• Tony


    if you’re not even going to attempt to articulate any substantive contention contrary to mine, then I’m finished discussing this topic with you. You can defend Sarver all you want, oh and by the way, I do hope your monetary compensation from Sarver for doing so is substantial, but facts are facts and no amount of absurdity from you can change that.

  • steve

    I will respond as necessary, tony. On this matter, you’ve already proven yourself to be unwilling to accept reasonable alternatives to your interpreted meaning of babby’s words. It would be futile for either of us to argue about the matter any further.

  • http://n/a Keith

    Give it up, Steve. Trying to get Tony to see anything is a waste of time.

  • Tony


    Oh sure, because implying I called Sarver the devil really demonstrates an articulate and thoughtful counter by Steve to what I said. That’s pretty lame but not surprising from a Sarver-supporter. You guys must represent the “clueless Suns fans contingent.” How long have you been a member, as long as Steve?

  • Scott

    @Tony -

    I’ve presented to you before how Kerr told the press that he was the one who recommended replacing himself with the talent evaluator (Blanks) and the contract guy (Babby).

    I’m not finding the article or quote I want to, and it is late at night, but here’s a an article I’ve come across from Coro where Kerr is applauding the hiring of his friend, Lance Blanks, to replace him as GM. It also notes that Kerr had recommended to Sarver that he hire an agent (Babby) to handle contracts.

    As for who hired Kerr to be GM … why that would have been Sarver, under the recommendation of the ownership group, which includes Kerr.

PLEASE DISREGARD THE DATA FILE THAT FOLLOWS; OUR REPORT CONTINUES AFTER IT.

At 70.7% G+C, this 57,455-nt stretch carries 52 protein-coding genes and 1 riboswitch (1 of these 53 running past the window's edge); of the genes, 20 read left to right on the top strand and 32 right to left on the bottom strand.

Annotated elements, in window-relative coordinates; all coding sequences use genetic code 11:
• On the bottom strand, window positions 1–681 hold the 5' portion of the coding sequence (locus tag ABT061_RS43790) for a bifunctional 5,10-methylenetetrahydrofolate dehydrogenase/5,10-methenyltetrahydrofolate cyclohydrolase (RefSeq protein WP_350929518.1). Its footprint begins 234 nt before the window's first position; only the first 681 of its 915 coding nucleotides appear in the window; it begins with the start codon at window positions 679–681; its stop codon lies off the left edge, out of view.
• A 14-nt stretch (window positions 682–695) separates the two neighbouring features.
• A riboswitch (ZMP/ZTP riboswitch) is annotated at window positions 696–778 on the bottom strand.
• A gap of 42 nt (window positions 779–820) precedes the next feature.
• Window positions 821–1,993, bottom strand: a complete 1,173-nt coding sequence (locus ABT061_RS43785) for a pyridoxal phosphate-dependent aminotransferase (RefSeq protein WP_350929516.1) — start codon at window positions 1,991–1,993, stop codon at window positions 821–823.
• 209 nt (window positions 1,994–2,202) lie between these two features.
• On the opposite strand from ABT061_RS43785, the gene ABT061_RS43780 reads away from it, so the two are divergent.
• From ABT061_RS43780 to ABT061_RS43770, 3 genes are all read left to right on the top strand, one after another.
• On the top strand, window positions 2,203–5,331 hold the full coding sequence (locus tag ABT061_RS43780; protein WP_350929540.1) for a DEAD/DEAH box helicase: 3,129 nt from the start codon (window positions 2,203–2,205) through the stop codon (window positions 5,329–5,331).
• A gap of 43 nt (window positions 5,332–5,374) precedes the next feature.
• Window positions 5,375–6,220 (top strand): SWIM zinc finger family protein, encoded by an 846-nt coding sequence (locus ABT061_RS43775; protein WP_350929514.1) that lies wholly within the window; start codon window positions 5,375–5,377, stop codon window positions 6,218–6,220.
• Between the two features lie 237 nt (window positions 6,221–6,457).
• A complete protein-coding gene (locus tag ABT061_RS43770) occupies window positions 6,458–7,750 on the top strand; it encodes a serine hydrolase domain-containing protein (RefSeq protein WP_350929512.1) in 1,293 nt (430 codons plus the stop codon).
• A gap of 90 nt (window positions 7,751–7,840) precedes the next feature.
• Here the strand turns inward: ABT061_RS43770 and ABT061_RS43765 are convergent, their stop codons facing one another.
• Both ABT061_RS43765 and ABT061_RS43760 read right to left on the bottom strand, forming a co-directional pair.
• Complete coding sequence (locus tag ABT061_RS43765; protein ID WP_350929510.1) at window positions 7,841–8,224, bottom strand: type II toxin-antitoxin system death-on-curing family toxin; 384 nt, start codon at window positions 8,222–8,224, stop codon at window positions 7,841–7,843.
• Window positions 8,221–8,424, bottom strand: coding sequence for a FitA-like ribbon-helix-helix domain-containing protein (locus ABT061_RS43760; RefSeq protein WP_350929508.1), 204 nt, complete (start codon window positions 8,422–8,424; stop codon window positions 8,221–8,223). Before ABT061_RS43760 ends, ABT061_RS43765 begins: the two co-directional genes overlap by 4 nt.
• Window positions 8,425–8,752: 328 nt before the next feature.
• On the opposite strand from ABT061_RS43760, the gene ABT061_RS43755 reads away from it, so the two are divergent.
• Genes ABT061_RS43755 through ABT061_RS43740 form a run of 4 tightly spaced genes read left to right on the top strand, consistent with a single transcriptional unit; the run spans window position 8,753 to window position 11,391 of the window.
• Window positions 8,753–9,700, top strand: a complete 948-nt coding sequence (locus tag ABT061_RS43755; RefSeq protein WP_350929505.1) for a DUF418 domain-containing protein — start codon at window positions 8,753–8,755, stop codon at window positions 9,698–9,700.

Sarver was friends with Lute Olson, who introduced him to Kerr and the idea of buying the Suns. Kerr has been, from the beginning, “the guy with knowledge of the NBA” for Sarver.

    As for Sarver’s take on Kerr’s departure from the GM position, here’s a quote from an interview which underscores that it was Kerr’s decision again, not Sarver’s.

    Again, keep in mind that Kerr is the only one of the owners who has any basketball experience.

    On Steve Kerr leaving the team:

    “Nothing in this business will shock you. I’ve worked with Steve for quite a while, including the last three years as general manager. We know each other very well. He’s had some good opportunities including going back to TNT. They made a hard sell to him this week – as well as a team called to see if he was interested in being a head coach, which is something that, at some point in time, he may end up doing. I wouldn’t say I was shocked by it. I’m disappointed because I think he had really kicked into gear and, obviously, things were going in the right direction… This is a stressful job. Being a head coach or being a general manager in this job, there is a lot that goes into it and a lot that changes from week to week or game to game. I pushed him real hard to make the move out here when he took the job… I think that, at the end of the day, for him just personally, he decided, ‘This is what’s best for me.’… We’ve made some good moves and we’ve made some bad moves. We’ve overall, had some very good success. Has it all been roses? Absolutely not. Have we been through some tough times? Absolutely true. Do we agree on everything? No we don’t. Do we agree on 90%? Yes we do.”

    On if he had offered a pay cut to Steve Kerr:

    “The contract numbers, I don’t really like to talk about. We don’t talk about them. Since a lot of the media has decided they know what they are, I can tell you that a lot of these contracts for GMs, players and coaches are set by the market. The market is that there are 30 GMs, 30 coaches and 450 players. That’s really what sets the market. In terms of Steve, he wasn’t at the top. He was well compensated. He was in the top one-third of general managers in the Western Conference. And if you look at our payroll, our payroll is in the top third. You can’t have the third best winning percentage in the league for six years and have gone to the Western Conference Finals three times unless you have good people. And in order to get good people, you have to pay them fair compensation and what makes sense in the marketplace.”

    IMO, Sarver realizes it’s his job to manage the money. For the rest of it, he leans on advisors, and from the very start, Kerr has been a key advisor, if not the primary one.